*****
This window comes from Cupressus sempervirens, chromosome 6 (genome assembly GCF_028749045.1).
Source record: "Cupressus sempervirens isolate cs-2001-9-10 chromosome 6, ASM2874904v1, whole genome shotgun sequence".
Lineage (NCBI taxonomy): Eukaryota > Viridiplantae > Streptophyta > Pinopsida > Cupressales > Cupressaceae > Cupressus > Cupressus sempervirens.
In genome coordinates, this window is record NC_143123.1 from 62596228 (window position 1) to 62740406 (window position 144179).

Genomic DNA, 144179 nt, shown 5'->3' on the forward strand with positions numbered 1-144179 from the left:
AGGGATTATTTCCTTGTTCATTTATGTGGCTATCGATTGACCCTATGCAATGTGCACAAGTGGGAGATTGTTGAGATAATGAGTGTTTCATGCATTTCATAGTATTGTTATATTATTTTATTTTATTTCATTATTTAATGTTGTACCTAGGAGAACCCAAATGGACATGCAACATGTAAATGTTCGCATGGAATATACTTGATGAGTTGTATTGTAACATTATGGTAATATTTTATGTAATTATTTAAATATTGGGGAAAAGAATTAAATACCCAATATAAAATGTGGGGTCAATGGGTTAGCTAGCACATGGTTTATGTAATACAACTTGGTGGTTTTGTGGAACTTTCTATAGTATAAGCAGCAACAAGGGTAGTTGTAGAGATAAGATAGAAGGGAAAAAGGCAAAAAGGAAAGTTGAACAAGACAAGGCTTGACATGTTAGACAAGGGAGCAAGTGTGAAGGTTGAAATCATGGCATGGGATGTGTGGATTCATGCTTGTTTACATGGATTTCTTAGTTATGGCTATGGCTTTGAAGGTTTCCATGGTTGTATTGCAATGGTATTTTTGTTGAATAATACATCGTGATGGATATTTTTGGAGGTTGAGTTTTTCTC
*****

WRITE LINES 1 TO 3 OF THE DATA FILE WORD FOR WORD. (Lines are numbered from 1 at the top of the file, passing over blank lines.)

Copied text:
This window comes from Cupressus sempervirens, chromosome 6 (genome assembly GCF_028749045.1).
Source record: "Cupressus sempervirens isolate cs-2001-9-10 chromosome 6, ASM2874904v1, whole genome shotgun sequence".
Lineage (NCBI taxonomy): Eukaryota > Viridiplantae > Streptophyta > Pinopsida > Cupressales > Cupressaceae > Cupressus > Cupressus sempervirens.